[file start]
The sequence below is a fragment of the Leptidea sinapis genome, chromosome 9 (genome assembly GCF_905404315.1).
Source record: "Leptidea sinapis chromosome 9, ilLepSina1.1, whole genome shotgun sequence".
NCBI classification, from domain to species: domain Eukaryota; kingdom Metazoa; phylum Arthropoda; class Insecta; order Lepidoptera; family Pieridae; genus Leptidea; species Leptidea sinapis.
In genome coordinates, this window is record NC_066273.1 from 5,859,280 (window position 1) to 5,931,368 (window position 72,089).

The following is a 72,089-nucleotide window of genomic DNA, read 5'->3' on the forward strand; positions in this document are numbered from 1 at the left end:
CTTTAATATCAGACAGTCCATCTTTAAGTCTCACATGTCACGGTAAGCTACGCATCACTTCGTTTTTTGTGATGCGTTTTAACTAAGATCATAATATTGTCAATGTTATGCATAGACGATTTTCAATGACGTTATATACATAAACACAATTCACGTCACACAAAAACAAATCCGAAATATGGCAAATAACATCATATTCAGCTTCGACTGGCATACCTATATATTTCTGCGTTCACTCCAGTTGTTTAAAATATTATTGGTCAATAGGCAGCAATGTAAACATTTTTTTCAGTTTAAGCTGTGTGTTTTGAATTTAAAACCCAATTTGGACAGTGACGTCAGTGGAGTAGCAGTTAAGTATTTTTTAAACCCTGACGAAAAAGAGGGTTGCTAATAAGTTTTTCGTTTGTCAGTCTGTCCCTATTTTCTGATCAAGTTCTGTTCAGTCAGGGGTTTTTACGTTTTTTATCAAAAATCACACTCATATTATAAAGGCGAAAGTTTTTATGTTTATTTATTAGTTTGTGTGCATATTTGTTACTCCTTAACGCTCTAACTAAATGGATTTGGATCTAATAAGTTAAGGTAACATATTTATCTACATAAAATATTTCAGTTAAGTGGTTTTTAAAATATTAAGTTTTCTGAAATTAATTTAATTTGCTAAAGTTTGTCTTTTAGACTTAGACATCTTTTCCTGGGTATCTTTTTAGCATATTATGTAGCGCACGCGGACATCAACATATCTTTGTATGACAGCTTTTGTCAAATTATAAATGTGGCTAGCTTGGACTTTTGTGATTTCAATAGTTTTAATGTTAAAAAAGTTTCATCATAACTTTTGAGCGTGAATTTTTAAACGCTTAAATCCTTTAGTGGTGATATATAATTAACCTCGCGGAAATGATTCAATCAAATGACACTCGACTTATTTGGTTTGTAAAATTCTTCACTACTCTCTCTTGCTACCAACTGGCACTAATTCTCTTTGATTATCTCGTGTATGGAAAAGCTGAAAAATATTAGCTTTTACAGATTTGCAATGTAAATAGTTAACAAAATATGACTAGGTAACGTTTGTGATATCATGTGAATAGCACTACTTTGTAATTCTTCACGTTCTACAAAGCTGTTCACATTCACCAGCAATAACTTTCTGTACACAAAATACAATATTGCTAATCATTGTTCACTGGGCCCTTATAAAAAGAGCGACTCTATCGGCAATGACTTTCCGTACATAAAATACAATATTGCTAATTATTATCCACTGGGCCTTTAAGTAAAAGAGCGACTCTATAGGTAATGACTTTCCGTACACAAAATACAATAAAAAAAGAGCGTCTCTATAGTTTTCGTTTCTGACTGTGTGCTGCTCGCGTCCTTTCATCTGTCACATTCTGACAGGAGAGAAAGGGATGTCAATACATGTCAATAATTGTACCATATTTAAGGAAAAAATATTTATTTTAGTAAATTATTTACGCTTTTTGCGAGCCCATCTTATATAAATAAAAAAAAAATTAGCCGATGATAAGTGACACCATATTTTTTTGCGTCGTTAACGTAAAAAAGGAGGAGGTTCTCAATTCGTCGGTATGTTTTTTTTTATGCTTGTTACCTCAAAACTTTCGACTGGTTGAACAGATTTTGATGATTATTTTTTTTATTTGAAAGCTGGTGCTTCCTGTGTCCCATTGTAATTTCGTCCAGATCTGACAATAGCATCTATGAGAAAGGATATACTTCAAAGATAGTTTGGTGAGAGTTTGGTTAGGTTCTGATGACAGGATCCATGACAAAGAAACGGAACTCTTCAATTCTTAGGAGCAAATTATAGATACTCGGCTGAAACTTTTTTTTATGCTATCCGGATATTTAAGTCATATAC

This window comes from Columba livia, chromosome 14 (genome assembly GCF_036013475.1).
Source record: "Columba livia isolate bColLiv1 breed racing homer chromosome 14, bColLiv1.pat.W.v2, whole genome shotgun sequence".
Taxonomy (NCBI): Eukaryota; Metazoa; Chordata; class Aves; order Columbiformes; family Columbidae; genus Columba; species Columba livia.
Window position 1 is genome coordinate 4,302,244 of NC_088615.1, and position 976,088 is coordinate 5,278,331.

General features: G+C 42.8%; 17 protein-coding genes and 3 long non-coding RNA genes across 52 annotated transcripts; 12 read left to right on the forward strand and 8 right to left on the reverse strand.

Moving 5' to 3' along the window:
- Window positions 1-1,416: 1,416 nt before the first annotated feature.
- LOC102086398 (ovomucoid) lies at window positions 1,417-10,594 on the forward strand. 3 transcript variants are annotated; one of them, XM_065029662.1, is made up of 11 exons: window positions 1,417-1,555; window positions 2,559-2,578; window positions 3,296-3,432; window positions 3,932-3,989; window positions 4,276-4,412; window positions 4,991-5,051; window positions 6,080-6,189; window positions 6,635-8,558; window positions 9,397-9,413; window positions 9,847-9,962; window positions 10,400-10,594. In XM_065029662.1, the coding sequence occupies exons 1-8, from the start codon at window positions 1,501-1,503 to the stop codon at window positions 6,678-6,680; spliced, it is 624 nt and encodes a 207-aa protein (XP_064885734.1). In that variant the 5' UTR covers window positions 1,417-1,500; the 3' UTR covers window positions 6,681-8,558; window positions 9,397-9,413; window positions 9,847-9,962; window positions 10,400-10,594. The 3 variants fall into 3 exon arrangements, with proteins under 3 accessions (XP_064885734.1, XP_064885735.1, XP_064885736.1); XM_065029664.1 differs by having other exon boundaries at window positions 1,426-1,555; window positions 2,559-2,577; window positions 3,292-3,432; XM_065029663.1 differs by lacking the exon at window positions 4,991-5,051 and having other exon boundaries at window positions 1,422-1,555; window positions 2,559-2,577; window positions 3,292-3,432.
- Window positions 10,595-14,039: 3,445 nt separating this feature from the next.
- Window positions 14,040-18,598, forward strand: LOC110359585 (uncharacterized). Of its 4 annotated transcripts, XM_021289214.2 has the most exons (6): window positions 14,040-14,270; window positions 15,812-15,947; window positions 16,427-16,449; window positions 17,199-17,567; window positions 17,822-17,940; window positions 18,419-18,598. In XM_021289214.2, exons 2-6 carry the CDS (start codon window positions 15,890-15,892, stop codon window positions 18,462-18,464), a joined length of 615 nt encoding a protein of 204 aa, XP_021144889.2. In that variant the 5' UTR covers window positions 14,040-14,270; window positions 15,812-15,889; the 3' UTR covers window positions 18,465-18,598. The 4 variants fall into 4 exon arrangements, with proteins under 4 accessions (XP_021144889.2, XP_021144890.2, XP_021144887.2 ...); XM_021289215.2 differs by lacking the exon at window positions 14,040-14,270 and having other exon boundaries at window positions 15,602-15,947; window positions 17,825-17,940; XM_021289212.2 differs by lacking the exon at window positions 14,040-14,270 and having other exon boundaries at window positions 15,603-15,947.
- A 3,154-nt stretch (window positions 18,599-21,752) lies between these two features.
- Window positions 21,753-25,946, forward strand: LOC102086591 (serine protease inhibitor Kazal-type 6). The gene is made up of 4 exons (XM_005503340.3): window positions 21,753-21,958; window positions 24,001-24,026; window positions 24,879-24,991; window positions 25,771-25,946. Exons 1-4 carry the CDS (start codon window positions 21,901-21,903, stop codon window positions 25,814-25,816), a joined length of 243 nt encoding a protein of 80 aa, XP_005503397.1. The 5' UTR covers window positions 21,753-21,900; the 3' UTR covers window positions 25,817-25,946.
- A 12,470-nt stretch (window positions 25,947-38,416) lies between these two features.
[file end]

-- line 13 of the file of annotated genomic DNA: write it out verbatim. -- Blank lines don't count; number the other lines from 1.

- Window positions 1-1,416: 1,416 nt before the first annotated feature.